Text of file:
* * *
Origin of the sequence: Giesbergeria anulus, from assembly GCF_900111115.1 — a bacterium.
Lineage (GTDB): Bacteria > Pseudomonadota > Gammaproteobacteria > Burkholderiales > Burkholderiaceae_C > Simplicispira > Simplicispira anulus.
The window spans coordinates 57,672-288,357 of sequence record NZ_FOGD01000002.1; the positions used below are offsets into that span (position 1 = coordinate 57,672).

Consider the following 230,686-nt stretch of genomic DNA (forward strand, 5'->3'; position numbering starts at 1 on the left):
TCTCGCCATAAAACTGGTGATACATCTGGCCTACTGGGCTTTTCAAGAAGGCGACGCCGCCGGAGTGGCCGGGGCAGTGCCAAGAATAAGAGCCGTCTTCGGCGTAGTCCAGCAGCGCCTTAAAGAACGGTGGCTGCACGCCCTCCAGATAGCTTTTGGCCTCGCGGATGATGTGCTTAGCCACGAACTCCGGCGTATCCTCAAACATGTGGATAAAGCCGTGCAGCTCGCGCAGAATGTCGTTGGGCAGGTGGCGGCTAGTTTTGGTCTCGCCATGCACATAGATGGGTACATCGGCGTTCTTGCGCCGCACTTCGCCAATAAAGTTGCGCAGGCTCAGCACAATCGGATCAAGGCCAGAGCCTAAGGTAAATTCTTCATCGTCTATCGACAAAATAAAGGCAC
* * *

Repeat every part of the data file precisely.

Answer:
Origin of the sequence: Giesbergeria anulus, from assembly GCF_900111115.1 — a bacterium.
Lineage (GTDB): Bacteria > Pseudomonadota > Gammaproteobacteria > Burkholderiales > Burkholderiaceae_C > Simplicispira > Simplicispira anulus.
The window spans coordinates 57,672-288,357 of sequence record NZ_FOGD01000002.1; the positions used below are offsets into that span (position 1 = coordinate 57,672).

Consider the following 230,686-nt stretch of genomic DNA (forward strand, 5'->3'; position numbering starts at 1 on the left):
TCTCGCCATAAAACTGGTGATACATCTGGCCTACTGGGCTTTTCAAGAAGGCGACGCCGCCGGAGTGGCCGGGGCAGTGCCAAGAATAAGAGCCGTCTTCGGCGTAGTCCAGCAGCGCCTTAAAGAACGGTGGCTGCACGCCCTCCAGATAGCTTTTGGCCTCGCGGATGATGTGCTTAGCCACGAACTCCGGCGTATCCTCAAACATGTGGATAAAGCCGTGCAGCTCGCGCAGAATGTCGTTGGGCAGGTGGCGGCTAGTTTTGGTCTCGCCATGCACATAGATGGGTACATCGGCGTTCTTGCGCCGCACTTCGCCAATAAAGTTGCGCAGGCTCAGCACAATCGGATCAAGGCCAGAGCCTAAGGTAAATTCTTCATCGTCTATCGACAAAATAAAGGCAC